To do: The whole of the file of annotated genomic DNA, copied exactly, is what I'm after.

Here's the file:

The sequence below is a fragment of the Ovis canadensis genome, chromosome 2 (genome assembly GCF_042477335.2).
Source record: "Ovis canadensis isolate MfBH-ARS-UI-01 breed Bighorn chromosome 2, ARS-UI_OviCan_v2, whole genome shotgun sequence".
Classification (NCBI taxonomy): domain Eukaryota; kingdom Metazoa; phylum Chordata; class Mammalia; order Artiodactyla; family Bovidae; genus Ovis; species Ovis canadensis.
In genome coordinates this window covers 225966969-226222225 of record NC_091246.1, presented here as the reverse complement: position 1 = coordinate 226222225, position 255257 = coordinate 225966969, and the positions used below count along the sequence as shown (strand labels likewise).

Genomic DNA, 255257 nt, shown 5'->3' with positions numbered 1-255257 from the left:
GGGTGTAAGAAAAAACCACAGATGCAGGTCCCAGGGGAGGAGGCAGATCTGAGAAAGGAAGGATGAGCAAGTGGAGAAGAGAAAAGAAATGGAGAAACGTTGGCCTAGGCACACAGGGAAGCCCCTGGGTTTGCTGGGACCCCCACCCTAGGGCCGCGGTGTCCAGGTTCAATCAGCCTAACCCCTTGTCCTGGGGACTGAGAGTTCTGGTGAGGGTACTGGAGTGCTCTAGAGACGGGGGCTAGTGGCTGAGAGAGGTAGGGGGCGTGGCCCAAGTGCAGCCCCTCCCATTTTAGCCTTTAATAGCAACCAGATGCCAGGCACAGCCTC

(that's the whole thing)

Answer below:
The sequence below is a fragment of the Ovis canadensis genome, chromosome 2 (genome assembly GCF_042477335.2).
Source record: "Ovis canadensis isolate MfBH-ARS-UI-01 breed Bighorn chromosome 2, ARS-UI_OviCan_v2, whole genome shotgun sequence".
Classification (NCBI taxonomy): domain Eukaryota; kingdom Metazoa; phylum Chordata; class Mammalia; order Artiodactyla; family Bovidae; genus Ovis; species Ovis canadensis.
In genome coordinates this window covers 225966969-226222225 of record NC_091246.1, presented here as the reverse complement: position 1 = coordinate 226222225, position 255257 = coordinate 225966969, and the positions used below count along the sequence as shown (strand labels likewise).

Genomic DNA, 255257 nt, shown 5'->3' with positions numbered 1-255257 from the left:
GGGTGTAAGAAAAAACCACAGATGCAGGTCCCAGGGGAGGAGGCAGATCTGAGAAAGGAAGGATGAGCAAGTGGAGAAGAGAAAAGAAATGGAGAAACGTTGGCCTAGGCACACAGGGAAGCCCCTGGGTTTGCTGGGACCCCCACCCTAGGGCCGCGGTGTCCAGGTTCAATCAGCCTAACCCCTTGTCCTGGGGACTGAGAGTTCTGGTGAGGGTACTGGAGTGCTCTAGAGACGGGGGCTAGTGGCTGAGAGAGGTAGGGGGCGTGGCCCAAGTGCAGCCCCTCCCATTTTAGCCTTTAATAGCAACCAGATGCCAGGCACAGCCTC